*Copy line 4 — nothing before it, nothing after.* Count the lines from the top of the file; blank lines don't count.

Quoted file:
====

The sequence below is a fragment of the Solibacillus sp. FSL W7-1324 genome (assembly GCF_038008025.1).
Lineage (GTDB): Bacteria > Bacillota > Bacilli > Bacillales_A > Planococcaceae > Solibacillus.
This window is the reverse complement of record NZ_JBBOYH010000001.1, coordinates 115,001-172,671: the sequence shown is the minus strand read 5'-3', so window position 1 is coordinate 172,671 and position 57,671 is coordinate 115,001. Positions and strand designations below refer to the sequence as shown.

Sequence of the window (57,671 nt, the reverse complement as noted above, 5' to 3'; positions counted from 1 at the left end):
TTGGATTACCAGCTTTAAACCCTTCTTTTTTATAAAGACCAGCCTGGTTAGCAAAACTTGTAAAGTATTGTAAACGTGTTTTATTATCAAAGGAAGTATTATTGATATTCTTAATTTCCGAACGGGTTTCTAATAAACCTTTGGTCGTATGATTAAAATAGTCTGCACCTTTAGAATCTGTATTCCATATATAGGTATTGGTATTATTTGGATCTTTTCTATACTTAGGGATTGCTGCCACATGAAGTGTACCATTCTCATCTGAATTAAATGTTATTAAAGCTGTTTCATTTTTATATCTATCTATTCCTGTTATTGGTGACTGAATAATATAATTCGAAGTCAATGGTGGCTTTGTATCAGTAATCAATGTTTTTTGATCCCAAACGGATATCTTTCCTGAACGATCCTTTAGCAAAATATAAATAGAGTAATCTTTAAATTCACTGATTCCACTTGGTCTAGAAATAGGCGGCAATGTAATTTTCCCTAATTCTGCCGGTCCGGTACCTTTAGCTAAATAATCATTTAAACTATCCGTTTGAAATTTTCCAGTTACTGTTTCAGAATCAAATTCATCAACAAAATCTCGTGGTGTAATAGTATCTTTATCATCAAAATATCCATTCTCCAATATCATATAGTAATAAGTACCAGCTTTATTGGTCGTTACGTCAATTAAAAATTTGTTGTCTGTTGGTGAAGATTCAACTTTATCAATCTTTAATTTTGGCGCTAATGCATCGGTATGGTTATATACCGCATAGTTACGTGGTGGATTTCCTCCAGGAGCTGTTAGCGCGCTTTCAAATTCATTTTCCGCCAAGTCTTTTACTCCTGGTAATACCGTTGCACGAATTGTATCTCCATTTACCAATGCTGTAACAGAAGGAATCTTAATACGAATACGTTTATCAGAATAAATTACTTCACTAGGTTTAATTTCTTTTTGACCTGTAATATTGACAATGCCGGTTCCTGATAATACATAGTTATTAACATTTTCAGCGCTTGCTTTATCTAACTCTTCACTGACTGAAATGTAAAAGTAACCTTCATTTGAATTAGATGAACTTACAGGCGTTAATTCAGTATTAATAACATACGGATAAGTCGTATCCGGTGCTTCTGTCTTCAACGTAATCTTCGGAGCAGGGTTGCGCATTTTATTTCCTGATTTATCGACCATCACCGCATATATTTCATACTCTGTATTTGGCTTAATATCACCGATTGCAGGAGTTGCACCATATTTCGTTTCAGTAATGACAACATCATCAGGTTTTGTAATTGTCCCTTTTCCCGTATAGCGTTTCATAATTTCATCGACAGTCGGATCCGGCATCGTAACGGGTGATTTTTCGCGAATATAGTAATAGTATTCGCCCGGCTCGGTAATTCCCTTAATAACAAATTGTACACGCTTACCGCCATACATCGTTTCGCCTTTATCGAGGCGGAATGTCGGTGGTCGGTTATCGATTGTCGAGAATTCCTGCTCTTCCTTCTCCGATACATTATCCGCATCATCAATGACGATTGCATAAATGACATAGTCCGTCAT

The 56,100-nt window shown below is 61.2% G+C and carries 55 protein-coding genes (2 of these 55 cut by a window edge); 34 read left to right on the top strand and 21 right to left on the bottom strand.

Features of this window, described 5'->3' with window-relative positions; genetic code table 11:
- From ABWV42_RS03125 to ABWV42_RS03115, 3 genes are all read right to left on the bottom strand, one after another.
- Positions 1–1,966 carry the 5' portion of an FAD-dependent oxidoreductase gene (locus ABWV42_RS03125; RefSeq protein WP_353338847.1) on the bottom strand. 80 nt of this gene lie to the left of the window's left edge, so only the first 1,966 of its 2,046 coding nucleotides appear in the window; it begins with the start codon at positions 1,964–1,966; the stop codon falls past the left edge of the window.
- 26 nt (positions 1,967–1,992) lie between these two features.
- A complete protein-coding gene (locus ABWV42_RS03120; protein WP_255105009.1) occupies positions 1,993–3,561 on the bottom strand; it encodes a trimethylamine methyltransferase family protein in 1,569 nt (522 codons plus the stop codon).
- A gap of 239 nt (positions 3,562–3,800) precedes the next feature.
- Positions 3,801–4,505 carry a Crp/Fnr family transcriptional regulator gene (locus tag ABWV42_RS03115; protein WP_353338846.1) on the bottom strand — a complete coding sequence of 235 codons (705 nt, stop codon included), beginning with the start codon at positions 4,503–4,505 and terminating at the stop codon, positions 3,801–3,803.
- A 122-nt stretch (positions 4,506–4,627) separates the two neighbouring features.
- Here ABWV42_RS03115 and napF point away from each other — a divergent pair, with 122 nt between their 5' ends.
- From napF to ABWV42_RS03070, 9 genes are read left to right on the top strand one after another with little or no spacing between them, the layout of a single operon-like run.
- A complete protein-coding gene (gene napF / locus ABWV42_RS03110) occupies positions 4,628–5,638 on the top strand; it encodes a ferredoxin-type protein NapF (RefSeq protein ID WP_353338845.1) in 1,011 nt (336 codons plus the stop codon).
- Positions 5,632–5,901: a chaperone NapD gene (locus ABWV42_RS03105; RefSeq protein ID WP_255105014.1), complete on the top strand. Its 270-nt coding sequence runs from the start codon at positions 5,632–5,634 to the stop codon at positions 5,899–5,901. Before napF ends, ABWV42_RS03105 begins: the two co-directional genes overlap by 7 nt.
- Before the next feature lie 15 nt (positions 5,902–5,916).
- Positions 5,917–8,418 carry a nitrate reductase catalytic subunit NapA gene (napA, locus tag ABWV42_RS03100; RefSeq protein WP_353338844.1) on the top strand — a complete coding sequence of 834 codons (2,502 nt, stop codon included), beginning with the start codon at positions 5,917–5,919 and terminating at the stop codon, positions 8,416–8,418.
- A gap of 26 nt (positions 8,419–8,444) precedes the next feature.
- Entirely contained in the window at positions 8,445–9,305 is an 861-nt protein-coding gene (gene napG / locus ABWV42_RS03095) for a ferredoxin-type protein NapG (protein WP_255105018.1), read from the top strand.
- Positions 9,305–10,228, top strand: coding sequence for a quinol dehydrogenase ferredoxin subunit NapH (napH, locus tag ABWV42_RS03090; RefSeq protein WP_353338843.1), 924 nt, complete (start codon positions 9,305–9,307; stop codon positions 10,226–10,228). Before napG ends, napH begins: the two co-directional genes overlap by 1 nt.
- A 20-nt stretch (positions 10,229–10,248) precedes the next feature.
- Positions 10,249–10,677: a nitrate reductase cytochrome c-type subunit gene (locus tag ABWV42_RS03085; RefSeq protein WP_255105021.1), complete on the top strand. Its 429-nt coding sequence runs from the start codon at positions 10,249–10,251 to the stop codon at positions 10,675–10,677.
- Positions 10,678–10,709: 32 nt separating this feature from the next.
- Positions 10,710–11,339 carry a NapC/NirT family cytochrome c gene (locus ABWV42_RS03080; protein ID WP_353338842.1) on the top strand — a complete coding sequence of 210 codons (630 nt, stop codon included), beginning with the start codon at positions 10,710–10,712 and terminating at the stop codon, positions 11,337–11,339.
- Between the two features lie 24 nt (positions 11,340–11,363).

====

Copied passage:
Sequence of the window (57,671 nt, the reverse complement as noted above, 5' to 3'; positions counted from 1 at the left end):